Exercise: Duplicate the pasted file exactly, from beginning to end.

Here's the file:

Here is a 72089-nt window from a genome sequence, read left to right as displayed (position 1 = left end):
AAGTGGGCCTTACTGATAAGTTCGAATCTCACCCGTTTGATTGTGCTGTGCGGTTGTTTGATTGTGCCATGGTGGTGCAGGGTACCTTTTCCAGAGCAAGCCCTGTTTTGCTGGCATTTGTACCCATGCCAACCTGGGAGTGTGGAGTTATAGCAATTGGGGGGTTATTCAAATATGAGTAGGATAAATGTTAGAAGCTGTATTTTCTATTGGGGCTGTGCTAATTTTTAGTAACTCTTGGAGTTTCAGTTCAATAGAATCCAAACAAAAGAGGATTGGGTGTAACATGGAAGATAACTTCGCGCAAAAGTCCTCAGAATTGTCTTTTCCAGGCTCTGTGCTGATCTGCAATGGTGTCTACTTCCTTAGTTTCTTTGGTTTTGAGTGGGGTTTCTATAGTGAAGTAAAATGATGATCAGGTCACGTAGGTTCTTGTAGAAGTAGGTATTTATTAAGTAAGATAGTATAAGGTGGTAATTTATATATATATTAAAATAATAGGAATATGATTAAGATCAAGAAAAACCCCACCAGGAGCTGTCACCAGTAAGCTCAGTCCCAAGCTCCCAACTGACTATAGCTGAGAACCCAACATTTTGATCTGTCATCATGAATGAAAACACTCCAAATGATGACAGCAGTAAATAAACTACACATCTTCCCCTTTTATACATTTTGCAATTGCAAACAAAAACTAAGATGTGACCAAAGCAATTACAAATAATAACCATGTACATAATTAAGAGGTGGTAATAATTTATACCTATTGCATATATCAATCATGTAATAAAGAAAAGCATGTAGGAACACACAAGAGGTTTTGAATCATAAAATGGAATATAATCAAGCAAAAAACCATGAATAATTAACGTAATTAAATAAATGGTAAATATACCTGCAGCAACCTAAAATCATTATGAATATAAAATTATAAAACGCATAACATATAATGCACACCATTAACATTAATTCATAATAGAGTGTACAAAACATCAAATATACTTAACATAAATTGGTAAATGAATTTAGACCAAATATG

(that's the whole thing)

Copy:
Here is a 72089-nt window from a genome sequence, read left to right as displayed (position 1 = left end):
AAGTGGGCCTTACTGATAAGTTCGAATCTCACCCGTTTGATTGTGCTGTGCGGTTGTTTGATTGTGCCATGGTGGTGCAGGGTACCTTTTCCAGAGCAAGCCCTGTTTTGCTGGCATTTGTACCCATGCCAACCTGGGAGTGTGGAGTTATAGCAATTGGGGGGTTATTCAAATATGAGTAGGATAAATGTTAGAAGCTGTATTTTCTATTGGGGCTGTGCTAATTTTTAGTAACTCTTGGAGTTTCAGTTCAATAGAATCCAAACAAAAGAGGATTGGGTGTAACATGGAAGATAACTTCGCGCAAAAGTCCTCAGAATTGTCTTTTCCAGGCTCTGTGCTGATCTGCAATGGTGTCTACTTCCTTAGTTTCTTTGGTTTTGAGTGGGGTTTCTATAGTGAAGTAAAATGATGATCAGGTCACGTAGGTTCTTGTAGAAGTAGGTATTTATTAAGTAAGATAGTATAAGGTGGTAATTTATATATATATTAAAATAATAGGAATATGATTAAGATCAAGAAAAACCCCACCAGGAGCTGTCACCAGTAAGCTCAGTCCCAAGCTCCCAACTGACTATAGCTGAGAACCCAACATTTTGATCTGTCATCATGAATGAAAACACTCCAAATGATGACAGCAGTAAATAAACTACACATCTTCCCCTTTTATACATTTTGCAATTGCAAACAAAAACTAAGATGTGACCAAAGCAATTACAAATAATAACCATGTACATAATTAAGAGGTGGTAATAATTTATACCTATTGCATATATCAATCATGTAATAAAGAAAAGCATGTAGGAACACACAAGAGGTTTTGAATCATAAAATGGAATATAATCAAGCAAAAAACCATGAATAATTAACGTAATTAAATAAATGGTAAATATACCTGCAGCAACCTAAAATCATTATGAATATAAAATTATAAAACGCATAACATATAATGCACACCATTAACATTAATTCATAATAGAGTGTACAAAACATCAAATATACTTAACATAAATTGGTAAATGAATTTAGACCAAATATG